Those are frosting on the life we created 29 years ago. The life itself, that’s the cake. We’ve moved three times. Once into the house on Edgcumbe Boulevard in St. Paul. The one with the pool. Where we lived with our first Irish Wolfhounds, Celt and Sorsha. Where Joseph played baseball with the Hasidic kids next door. After that, Andover. 20 years of exurban life. Flower gardens. Vegetable gardens. Bees. An orchard. A firepit. The lives and deaths of many dogs. Joe finishing high school. Jon off to Colorado to teach. Then Joe off to Breckenridge to work and ski for three years before he joined the Air Force. And now, Shadow Mountain. Seeing the grandkids often, the many insults life has thrown us, even so, just life. Joe married. SeoAh in our lives. Congregation Beth Evergreen. A Colorado finish to a life begun at the St. Paul Chamber Orchestra, an easy stroll to the Landmark Center. Will we stay here on Shadow Mountain? Don’t know. TBD.

20190127_163835I love the arc of our life together, the suffering and the joy. No life has only one or the other. The key factor of our love has been this: support each other in living our best life. We’ve mostly succeeded. Kids, grandkids, dogs, gardening together, harvesting honey together, traveling together. Kate sewing, me writing. The MIA. Music, jazz and classical. Seeing the world. Living in the mountains. Life now in its third phase.

I love her still, always. I know her better, she knows me better, and yet we’re together. That’s proof of the broken glass moment. Till death do us part. And beyond even that.

 

 

*”The fragility of glass suggests the frailty of human relationships. Since even the strongest love is subject to disintegration, the glass is broken as a kind of incantation: “As this glass shatters, so may our marriage never break.” For more interpretations: myjewishlearning.

A Permeable Self

Samain                                                                  Thanksgiving Moon

Our house in the early morning, light on Shadow Mountain

Our house in the early morning, light on Shadow Mountain

Tarnas uses Jung to make a bridge to astrology. First, he credits depth psychology, especially Freud and Jung, with moving Enlightenment rationality into the realm of a neo-primal worldview. The collective unconscious is a vast sea in which we all swim, our inner life effected by and effecting this outer context. That makes the modern self at least a semi-permeable membrane. Synchronicity, a Jungian notion, encourages us to look to how the outside may be speaking to our inside and vice versa.

I was with him on this line of thinking. It was synchronicity that brought the three mountain spirits, mule deer bucks, to our backyard here on Shadow Mountain the afternoon I closed on the purchase. We spent time together, present to each other, maybe thirty feet apart, seeing each other and being seen. It was clear to me that the mountains welcomed us, had given us their blessing for moving here.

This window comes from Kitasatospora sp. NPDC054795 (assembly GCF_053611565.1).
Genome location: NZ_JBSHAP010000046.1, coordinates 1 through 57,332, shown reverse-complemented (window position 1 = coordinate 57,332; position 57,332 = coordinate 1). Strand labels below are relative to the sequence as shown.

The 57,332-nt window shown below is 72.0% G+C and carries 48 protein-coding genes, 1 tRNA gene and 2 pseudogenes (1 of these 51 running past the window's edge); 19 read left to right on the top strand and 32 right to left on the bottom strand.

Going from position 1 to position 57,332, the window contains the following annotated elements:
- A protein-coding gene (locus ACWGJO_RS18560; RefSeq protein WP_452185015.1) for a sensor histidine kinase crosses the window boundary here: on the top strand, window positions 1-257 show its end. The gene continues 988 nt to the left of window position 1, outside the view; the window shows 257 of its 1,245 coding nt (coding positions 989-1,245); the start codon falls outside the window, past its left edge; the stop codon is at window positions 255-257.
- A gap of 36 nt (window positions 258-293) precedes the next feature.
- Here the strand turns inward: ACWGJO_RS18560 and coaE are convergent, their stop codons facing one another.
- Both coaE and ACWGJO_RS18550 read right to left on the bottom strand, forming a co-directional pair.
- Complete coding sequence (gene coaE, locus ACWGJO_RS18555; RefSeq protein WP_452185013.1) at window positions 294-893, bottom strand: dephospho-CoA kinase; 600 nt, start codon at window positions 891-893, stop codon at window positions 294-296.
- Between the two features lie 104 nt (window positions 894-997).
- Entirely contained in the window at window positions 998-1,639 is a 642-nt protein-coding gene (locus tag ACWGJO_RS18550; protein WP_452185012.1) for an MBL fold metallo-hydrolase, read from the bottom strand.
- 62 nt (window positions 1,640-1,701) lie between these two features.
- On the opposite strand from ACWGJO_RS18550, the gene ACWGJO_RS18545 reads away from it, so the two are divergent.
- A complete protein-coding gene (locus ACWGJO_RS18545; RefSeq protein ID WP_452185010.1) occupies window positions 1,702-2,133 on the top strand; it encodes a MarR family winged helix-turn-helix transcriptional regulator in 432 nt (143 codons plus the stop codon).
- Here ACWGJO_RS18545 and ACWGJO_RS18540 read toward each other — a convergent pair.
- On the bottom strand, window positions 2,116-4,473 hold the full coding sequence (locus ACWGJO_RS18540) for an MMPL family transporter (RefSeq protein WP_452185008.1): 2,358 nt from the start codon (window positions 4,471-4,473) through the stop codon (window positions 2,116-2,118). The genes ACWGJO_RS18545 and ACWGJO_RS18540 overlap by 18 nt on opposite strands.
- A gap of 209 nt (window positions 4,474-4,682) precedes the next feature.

Kate and I saw a stand of aspen that leafed out before all the others. Yes, I wondered about it from an arbor culture perspective, what made them favored over the many other groves? But, I also saw it as an affirmation of growth at different rates, even among members of the same species.

253_Body_Mind_SpiritWhen Orion rises, as he does each year, and I see him for the first time, it is the same feeling as seeing an old friend again. The same feeling. Orion has been with me and I with him since the guard shack in Muncie, Indiana where he graced my night shift attention. Orion is not merely starry objects far away, arranged in a distinctive pattern, though he is that. He is a part of the universe with which I have a personal relation. Is that relationship reciprocated? I don’t know. But, it feels like it.

There is more. Long ago, after reading the Creation of Patriarchy by Gerda Lerner, I saw the perniciousness of transcendence, a move that diminishes the human by placing our ultimate validation outside the Self. Tarnas critiques this, too, as a transcendent god emptied out the cosmos, disenchanting the universe by creating a special creature, humans. Thus, the locii of significance, of vitality, of meaning was either in the godhead, up and away from creaturely existence, or in his creation, humankind. All else was an object created for the pleasure or sustenance of one or the other.

By choosing to locate my spirituality in the garden, its plants, in the animals who were our neighbors, in the community of other humans that I experience and deep within my own self, going in and down into the collective pool of archetypes and symbols Jung called the collective unconscious, I pushed at the boundaries of my Self as an isolate, beginning to break down the formidable, even hermetic, seal around it banged into place by Enlightenment reason.

Bee-guyThe current signature line on my e-mails is from John Muir, “You are not in the mountains, the mountains are in you.” Yes. In this discussion that includes depth psychology it’s appropriate to notice the synchronicity of living on Shadow Mountain, that massif within the psyche that contains all that we fear, that we reject, that we push away. How bout that? And beyond my study window is Black Mountain.